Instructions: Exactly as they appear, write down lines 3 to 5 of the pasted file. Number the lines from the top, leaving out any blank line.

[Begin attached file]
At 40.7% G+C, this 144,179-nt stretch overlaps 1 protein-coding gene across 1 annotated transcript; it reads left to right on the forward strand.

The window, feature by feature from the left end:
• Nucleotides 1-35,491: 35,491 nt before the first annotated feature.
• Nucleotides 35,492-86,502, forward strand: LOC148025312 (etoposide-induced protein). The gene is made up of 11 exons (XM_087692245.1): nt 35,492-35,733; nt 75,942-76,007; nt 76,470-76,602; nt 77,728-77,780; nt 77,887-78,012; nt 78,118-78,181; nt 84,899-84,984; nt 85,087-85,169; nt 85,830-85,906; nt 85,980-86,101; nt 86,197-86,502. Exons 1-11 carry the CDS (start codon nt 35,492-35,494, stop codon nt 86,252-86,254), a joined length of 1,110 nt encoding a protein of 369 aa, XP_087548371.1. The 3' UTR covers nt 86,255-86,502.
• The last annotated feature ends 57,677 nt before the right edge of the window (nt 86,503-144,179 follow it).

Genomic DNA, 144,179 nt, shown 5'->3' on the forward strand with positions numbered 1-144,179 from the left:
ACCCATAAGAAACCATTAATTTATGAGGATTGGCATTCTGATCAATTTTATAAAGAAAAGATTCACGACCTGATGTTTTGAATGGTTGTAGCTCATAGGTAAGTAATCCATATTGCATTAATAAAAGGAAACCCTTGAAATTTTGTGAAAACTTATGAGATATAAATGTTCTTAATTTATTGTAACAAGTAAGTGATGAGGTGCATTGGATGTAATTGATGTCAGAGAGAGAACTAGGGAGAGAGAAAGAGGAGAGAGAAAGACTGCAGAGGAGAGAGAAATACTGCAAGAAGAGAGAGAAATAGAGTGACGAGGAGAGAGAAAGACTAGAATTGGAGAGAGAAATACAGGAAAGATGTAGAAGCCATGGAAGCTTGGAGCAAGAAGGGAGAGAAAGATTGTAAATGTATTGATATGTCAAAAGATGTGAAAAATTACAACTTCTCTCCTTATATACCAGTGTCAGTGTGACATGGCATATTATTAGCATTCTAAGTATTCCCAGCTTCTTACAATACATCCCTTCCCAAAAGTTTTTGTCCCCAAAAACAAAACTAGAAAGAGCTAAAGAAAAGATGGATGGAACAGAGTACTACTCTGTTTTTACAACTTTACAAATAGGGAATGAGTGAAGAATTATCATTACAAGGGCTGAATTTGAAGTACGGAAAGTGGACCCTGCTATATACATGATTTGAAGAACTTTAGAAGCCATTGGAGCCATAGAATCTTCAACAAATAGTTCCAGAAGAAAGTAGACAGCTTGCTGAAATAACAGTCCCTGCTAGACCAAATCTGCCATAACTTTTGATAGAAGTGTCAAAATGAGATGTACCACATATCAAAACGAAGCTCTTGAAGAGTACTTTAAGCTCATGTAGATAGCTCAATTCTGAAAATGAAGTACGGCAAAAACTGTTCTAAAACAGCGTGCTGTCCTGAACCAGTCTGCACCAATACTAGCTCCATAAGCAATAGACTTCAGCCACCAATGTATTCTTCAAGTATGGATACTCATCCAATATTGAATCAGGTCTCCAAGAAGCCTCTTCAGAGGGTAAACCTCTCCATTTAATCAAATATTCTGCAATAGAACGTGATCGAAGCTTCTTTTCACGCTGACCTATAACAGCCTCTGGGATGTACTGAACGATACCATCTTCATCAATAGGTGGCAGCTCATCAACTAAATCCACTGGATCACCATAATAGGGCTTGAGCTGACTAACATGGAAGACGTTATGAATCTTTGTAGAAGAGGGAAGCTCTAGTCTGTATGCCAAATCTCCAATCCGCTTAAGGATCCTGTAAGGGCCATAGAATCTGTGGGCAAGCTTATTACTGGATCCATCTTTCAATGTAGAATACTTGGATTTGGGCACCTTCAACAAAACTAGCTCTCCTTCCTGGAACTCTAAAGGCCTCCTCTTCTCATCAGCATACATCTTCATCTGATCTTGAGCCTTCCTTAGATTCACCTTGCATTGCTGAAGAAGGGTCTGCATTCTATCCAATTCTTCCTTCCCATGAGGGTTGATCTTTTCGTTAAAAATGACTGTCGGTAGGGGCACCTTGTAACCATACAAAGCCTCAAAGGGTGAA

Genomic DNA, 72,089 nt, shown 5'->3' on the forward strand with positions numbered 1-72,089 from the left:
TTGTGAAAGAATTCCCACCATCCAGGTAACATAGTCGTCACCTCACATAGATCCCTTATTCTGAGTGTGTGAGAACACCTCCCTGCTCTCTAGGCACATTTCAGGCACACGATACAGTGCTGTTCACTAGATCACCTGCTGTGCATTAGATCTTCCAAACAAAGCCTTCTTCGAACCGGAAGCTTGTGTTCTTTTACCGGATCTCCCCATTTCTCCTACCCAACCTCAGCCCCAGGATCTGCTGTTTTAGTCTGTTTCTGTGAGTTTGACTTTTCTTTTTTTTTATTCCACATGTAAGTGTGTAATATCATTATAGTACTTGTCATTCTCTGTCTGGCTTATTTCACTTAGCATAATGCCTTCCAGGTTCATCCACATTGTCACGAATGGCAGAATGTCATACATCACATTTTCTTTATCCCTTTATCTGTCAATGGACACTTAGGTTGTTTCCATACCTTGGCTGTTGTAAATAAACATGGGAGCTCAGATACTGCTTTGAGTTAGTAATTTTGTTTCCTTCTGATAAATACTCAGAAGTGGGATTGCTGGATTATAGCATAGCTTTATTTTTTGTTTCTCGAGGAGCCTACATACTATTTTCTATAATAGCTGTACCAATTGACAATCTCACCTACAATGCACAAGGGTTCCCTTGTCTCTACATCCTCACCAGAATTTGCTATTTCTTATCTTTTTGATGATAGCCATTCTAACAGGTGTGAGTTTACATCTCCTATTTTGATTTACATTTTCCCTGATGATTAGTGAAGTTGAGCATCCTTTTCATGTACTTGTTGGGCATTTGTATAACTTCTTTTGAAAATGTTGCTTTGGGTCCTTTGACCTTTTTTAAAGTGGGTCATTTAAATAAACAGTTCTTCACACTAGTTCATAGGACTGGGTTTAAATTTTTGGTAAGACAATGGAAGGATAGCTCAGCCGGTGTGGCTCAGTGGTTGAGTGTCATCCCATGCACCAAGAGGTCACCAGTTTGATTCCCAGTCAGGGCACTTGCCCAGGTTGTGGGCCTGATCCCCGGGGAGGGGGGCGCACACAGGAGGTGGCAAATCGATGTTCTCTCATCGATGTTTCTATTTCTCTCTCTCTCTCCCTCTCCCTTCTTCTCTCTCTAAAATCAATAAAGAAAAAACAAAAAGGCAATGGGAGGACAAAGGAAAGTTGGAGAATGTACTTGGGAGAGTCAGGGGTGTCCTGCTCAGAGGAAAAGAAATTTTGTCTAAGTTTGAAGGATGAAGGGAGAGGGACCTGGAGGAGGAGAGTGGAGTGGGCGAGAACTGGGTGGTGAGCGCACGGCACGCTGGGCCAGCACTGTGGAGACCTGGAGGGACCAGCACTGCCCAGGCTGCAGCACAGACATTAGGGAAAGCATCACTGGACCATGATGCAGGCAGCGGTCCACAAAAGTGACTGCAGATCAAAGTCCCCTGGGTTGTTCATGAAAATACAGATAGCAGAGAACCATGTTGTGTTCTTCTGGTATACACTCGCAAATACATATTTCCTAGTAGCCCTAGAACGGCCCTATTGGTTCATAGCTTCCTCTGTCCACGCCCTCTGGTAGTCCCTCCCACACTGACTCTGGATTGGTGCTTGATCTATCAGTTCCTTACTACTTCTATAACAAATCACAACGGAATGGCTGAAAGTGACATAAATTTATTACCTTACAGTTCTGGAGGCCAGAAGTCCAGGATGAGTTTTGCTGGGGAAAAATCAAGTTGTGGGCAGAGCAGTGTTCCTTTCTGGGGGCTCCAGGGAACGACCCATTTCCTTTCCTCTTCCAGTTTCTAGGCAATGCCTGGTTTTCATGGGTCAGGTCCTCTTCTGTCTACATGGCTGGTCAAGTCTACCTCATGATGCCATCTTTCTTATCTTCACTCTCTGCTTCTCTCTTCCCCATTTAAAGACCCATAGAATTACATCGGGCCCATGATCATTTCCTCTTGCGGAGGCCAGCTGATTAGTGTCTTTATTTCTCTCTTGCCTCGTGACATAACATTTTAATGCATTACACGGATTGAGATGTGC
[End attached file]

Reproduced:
• Nucleotides 1-35,491: 35,491 nt before the first annotated feature.
• Nucleotides 35,492-86,502, forward strand: LOC148025312 (etoposide-induced protein). The gene is made up of 11 exons (XM_087692245.1): nt 35,492-35,733; nt 75,942-76,007; nt 76,470-76,602; nt 77,728-77,780; nt 77,887-78,012; nt 78,118-78,181; nt 84,899-84,984; nt 85,087-85,169; nt 85,830-85,906; nt 85,980-86,101; nt 86,197-86,502. Exons 1-11 carry the CDS (start codon nt 35,492-35,494, stop codon nt 86,252-86,254), a joined length of 1,110 nt encoding a protein of 369 aa, XP_087548371.1. The 3' UTR covers nt 86,255-86,502.
• The last annotated feature ends 57,677 nt before the right edge of the window (nt 86,503-144,179 follow it).